As I looked at this magazine I couldn’t help wondering what Bruce Lee would think about it all. I know from his writings that he was totality opposed to the use of the word master. He wrote that the term master denotes slave. We also wrote that as soon as you feel that you have “mastered” something that the lid of the coffin is starting to close. As he told my friend and fellow JFJKD Wed Night teacher, Bob Bremer, “In the end what have you really mastered?” I know that Bruce Lee would really be upset if any teacher professing to be a JKD instructor ever referred to himself as master. This is very clear from his notes as well as talking to his students. I can vividly remember my teacher, Dan Inosanto, who taught for Bruce at the Chinatown school, angrily crossing out the word “master” on a flyer that someone had sent him advertising a seminar he was going to do somewhere. He made it quite clear that he never wanted to be called Master Dan Inosanto. This comes from a man who knows more martial arts than any one I’ve ever seen.

You could become a master in the martial arts I learned in Taiwan, as they were linear in nature. That is, there were a certain number of forms to learn and a certain number of techniques to learn for each belt in the Taiwanese association. After you reached an 8th degree black, you could be considered a master. The same cannot be said for Jeet Kune Do.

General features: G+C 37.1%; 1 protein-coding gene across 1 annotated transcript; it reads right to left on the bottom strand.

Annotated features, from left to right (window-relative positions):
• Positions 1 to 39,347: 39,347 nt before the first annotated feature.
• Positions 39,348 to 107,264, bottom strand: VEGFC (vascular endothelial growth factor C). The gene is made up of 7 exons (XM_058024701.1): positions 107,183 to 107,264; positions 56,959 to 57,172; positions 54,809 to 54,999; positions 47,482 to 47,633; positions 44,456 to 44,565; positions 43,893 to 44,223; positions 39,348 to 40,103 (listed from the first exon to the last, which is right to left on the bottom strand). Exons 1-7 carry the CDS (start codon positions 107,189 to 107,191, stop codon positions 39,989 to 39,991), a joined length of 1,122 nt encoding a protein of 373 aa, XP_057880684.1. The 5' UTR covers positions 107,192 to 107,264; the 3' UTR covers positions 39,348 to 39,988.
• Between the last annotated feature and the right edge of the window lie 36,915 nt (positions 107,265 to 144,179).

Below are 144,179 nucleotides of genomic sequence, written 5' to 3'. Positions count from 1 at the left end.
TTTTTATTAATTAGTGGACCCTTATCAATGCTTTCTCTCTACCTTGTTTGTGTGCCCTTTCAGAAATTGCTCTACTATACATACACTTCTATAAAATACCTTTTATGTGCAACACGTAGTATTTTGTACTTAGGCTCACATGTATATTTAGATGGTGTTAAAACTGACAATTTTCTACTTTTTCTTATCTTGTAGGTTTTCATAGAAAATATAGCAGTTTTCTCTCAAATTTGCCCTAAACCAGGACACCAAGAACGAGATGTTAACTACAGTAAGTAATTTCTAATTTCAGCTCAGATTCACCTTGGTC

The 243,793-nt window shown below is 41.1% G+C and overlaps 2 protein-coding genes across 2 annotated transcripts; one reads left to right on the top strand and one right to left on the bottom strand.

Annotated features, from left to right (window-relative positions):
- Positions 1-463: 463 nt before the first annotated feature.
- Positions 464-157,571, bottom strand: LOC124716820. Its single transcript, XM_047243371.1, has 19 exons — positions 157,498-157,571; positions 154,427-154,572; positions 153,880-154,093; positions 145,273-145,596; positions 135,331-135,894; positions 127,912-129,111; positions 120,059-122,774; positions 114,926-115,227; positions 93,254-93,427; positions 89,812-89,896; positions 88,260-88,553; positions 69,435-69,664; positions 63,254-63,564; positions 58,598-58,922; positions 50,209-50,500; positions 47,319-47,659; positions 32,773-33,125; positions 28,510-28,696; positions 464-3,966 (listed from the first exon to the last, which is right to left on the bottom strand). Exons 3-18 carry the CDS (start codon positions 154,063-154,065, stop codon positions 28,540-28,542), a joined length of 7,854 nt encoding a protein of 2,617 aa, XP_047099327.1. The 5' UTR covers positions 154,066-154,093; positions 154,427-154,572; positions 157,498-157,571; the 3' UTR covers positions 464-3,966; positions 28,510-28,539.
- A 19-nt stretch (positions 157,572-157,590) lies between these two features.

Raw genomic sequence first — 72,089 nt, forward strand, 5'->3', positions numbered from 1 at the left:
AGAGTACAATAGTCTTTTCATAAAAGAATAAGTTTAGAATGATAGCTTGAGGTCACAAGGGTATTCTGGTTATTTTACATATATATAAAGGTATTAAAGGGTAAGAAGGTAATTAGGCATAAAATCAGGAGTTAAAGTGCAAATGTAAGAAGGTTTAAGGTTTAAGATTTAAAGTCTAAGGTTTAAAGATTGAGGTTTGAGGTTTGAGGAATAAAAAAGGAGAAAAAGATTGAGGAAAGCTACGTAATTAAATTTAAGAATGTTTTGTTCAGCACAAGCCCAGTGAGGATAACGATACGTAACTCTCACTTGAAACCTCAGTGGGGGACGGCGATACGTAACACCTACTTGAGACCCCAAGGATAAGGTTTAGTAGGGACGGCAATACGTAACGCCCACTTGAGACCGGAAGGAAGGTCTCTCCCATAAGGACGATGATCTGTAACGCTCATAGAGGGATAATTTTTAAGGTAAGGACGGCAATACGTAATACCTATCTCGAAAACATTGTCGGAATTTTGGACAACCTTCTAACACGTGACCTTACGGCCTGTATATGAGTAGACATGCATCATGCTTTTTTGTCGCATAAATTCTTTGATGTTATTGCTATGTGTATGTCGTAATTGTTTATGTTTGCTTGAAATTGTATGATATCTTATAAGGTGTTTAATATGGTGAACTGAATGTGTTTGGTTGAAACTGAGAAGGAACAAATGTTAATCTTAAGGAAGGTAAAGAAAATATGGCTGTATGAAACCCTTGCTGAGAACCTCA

JKD is by its very nature is circular rather than linear. Bruce Lee even described it as “a circle without a circumference”. I think that this will be clear with an example of how we train a typical JKD technique. For our purposes we will use the hammer principle as an example.

The hammer principle is one of the best techniques that Bruce Lee taught. According to his lesson plans, which are published in volume 3 of Bruce Lee’s notes entitled Jeet Kune Do edited by John Little, it was also one of the first things that he taught. Bob Bremer seems to be the only one of Bruce Lee’s students who seems to remember it and teach it. He has been kind enough to share the finer points of the excellent technique.

The hammer principle is so great a technique that we spend part of each Wednesday night’s class working on it. After 3 years of working on it we have all come to the conclusion that we will never master it. This will become clear if I explain how we work on this technique.